How We Finished Knitting the Bridge

(Guest Post by Christina Papp)



I heard about Knit the Bridge last summer from my friend, Kitty Spangler. What a cool project! I wanted to get involved, but, as often happens, life got in the way. I finished my colorful panel in the nick of time. Then, just before the big installation weekend, my schedule opened up and I had a little time to donate to the effort.
On my visit to the studio at Spinning Plate, I learned that, due to the sheer magnitude of the installation, they had prioritized the parts of the bridge that would get covered. First was installing the colorful panels, covering the top hand rails and vertical posts along the railing and covering the tower faces. Second was covering the bottom railings underneath the colorful panels which would surround each colorful panel in black, setting it off from the painted yellow surfaces of the bridge itself.
I had seen the call for 100 additional pieces needed to cover the bottom railings and I had made one myself. But, there still weren’t quite enough. My co-workers at the installation check-in table on Saturday wished for black yarn and crochet hooks so they could be working on bottom railing covers. With the help of Kitty Spangler, we organized a Bottom Railing Cover Knit In for the next day.


Nearly 40 generous volunteers showed up for the Knit In, including the charming Veronica who told us all, “I’ve been crocheting for 80 years.” People knitted and crocheted for 16 hours to make as many bottom railing covers as they could. Other people delivered finished covers they had made at home. Boxes of bottom railing covers arrived from as far away as Texas and California. When I saw this outpouring of time and effort and love for Knit the Bridge, I became determined to see those pieces up on the bridge.

At the end of the installation on Sunday, there were leftover top railings and post covers. With the 12″ x 75″ bottom railings we already had, we might have enough for the whole bridge. I took all the extras home. The next day, my husband and I collected everything available for bottom railings from Spinning Plate. I spent the rest of the week measuring, counting and cataloging pieces to be sure there would be enough. Finished pieces continued to arrive in the mail and on my front porch. By mid-week, I knew we had just enough pieces to cover the bottom railings. Kitty got together the crew and supplies and I planned how pieces would be installed.

Finishing the last stitch

Finishing the last stitch

Bright and early the next Saturday morning, about 20 of us gathered again on the bridge and began sewing. By noon, we numbered about 40 and we had an assembly-line system: Kitty and I laid out black pieces, anchoring them to posts so they wouldn’t fall into the river, another volunteer followed us attaching the ends near the posts with cable ties, then another volunteer sat down and sewed the piece to the railing. Whenever someone finished sewing, she moved on to the next unattached section. Kitty and others trimmed cable ties and tidied each section. Thanks to the hard work of 60 volunteers from 8 a.m. to 9 p.m. on Saturday, we got three-quarters of the bottom railings completed.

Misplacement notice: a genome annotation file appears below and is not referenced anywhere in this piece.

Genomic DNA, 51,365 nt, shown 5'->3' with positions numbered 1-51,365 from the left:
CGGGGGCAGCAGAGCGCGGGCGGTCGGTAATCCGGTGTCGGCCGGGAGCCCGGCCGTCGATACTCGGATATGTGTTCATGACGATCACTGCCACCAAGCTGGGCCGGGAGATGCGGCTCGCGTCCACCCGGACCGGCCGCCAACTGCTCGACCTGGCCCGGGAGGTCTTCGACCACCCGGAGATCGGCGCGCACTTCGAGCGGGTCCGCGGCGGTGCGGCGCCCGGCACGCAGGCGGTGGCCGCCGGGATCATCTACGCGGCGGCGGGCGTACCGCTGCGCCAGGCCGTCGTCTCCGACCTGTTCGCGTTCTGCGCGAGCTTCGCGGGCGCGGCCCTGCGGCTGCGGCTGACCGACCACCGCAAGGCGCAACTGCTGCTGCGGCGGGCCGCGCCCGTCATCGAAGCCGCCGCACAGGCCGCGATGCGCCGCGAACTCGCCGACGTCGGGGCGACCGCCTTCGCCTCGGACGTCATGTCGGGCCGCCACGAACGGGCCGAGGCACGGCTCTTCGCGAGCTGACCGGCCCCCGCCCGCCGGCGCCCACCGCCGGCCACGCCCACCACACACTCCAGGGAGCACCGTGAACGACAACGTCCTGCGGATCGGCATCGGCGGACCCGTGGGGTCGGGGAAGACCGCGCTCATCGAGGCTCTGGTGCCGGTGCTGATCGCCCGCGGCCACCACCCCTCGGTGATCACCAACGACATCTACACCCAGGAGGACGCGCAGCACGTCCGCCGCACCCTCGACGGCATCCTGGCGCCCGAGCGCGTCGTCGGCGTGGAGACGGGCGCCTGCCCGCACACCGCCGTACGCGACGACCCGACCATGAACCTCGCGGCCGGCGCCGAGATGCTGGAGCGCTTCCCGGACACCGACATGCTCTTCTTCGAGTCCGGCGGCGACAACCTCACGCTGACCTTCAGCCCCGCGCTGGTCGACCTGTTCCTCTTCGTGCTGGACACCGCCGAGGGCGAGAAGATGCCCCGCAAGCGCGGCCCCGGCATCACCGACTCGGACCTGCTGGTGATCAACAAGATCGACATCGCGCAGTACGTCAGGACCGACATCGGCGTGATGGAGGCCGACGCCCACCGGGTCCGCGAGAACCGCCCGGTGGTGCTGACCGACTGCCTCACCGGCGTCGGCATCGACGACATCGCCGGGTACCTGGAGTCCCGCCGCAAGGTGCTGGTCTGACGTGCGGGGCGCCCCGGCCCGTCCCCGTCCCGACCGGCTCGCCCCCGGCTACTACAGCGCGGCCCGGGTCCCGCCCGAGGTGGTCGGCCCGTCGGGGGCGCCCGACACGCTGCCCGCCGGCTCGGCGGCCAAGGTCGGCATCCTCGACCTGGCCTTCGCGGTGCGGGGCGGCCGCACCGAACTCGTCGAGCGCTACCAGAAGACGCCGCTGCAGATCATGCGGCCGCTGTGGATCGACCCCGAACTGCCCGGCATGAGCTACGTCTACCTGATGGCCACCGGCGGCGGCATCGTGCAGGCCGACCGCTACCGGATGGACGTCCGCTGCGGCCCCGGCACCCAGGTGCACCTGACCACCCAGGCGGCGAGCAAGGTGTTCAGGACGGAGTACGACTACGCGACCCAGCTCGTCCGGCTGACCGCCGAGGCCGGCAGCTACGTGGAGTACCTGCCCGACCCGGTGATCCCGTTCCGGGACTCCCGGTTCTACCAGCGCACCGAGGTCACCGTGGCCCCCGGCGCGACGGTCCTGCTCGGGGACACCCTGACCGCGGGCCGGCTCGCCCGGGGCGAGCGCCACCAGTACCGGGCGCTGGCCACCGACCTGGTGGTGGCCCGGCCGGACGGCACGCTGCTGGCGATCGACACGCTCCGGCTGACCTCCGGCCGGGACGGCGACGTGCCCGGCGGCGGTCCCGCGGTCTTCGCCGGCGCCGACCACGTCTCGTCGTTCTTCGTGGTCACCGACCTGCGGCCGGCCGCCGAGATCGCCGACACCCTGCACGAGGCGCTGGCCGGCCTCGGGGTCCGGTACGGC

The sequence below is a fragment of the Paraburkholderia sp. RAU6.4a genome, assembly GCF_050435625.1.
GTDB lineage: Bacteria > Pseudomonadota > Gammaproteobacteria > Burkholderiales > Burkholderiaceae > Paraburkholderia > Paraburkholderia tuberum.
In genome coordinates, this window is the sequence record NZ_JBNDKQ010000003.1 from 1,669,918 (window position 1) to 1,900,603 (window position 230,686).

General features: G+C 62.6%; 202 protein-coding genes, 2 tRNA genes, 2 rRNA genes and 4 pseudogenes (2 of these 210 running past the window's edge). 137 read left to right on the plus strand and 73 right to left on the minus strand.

Kitty sent out the last call for help. About 30 volunteers worked the next day, on Sunday, determined to finish the job, including several hearty souls who had been there all day Saturday. We even got help from some enthusiastic passers-by who were happy to be part of the installation. We repeated our assembly-line system and the last stitch went in before 4 p.m. Yippee!

Since the bridge was open while we worked, people passed us on foot and bicycles as they crossed the bridge. We answered questions, posed for pictures and heard thanks from many, many people who told us how much they were enjoying Knit the Bridge. Without exception, everyone who saw the bottom rail covers installed remarked how much better it looked with black all around each colorful piece, framing each as a work of art.



This was the original vision of Knit the Bridge and I’m happy I could contribute to fulfilling it. I want to thank all of the awesome, hard-working people who came out and got this job done. It takes a special type of person to get fabulous project like this off the ground and it takes a special type of person to see it through to the very end. We need both in the world.


  1. I walked across the bridge on Saturday, and was very proud the beautiful work displayed so grandly. I contributed a small part, and I am glad it did. But I want to thank the many people who worked on this project. One person can only do so much, but LOOK what the work of many people can do! And to know it will continue to be a comfort for others even when it is taken down. This is ART to be proud of!

  2. Rita from Connecticut · · Reply

    I am proud to say that my sister spent hours this summer working on the black pieces. The entire project was one to remember. Thanks to everyone who worked on knitting the bridge.

  3. Kitty Spangler · · Reply

    Thank You, Chris Papp (and Kevin Sampson), for getting all of the numbers, crunching and spinning them, and figuring out a logical plan for a truly beautiful finishing touch on KTB.

  4. joy ketter · · Reply

    It’s beautiful! Those bottom railing covers really made the colorful panels pop!

  5. Hey have you seen this video featuring Knit The Bridge? It’s a tribute to Andy Warhol with a ukelele version of “Pale Blue Eyes” by Suits And Ukes. I think they did a beautiful job –

    So much talent in the burgh!

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